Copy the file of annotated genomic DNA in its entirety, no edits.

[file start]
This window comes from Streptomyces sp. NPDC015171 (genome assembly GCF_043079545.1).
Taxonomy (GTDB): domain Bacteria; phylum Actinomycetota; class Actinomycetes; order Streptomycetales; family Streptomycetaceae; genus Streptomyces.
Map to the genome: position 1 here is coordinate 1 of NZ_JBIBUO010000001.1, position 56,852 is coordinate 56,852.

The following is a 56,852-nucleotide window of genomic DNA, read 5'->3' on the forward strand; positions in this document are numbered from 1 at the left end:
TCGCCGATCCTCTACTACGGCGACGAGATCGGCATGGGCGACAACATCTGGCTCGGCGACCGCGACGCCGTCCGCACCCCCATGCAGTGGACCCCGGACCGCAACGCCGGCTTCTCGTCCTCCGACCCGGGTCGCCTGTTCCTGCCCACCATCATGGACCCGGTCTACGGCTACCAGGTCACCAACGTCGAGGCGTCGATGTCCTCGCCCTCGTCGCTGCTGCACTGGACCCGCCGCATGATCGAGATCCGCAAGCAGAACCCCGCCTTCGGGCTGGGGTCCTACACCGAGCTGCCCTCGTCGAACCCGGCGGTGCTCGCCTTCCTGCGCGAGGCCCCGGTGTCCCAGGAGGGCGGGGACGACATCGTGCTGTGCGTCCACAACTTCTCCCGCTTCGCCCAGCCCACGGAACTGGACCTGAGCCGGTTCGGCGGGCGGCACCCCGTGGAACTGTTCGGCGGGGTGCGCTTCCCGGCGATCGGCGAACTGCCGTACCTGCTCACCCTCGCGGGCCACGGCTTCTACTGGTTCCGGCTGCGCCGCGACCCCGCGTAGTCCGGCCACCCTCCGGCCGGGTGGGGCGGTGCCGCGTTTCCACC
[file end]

This window comes from Streptomyces sp. NPDC015171 (genome assembly GCF_043079545.1).
Taxonomy (GTDB): domain Bacteria; phylum Actinomycetota; class Actinomycetes; order Streptomycetales; family Streptomycetaceae; genus Streptomyces.
Map to the genome: position 1 here is coordinate 1 of NZ_JBIBUO010000001.1, position 56,852 is coordinate 56,852.

The following is a 56,852-nucleotide window of genomic DNA, read 5'->3' on the forward strand; positions in this document are numbered from 1 at the left end:
TCGCCGATCCTCTACTACGGCGACGAGATCGGCATGGGCGACAACATCTGGCTCGGCGACCGCGACGCCGTCCGCACCCCCATGCAGTGGACCCCGGACCGCAACGCCGGCTTCTCGTCCTCCGACCCGGGTCGCCTGTTCCTGCCCACCATCATGGACCCGGTCTACGGCTACCAGGTCACCAACGTCGAGGCGTCGATGTCCTCGCCCTCGTCGCTGCTGCACTGGACCCGCCGCATGATCGAGATCCGCAAGCAGAACCCCGCCTTCGGGCTGGGGTCCTACACCGAGCTGCCCTCGTCGAACCCGGCGGTGCTCGCCTTCCTGCGCGAGGCCCCGGTGTCCCAGGAGGGCGGGGACGACATCGTGCTGTGCGTCCACAACTTCTCCCGCTTCGCCCAGCCCACGGAACTGGACCTGAGCCGGTTCGGCGGGCGGCACCCCGTGGAACTGTTCGGCGGGGTGCGCTTCCCGGCGATCGGCGAACTGCCGTACCTGCTCACCCTCGCGGGCCACGGCTTCTACTGGTTCCGGCTGCGCCGCGACCCCGCGTAGTCCGGCCACCCTCCGGCCGGGTGGGGCGGTGCCGCGTTTCCACC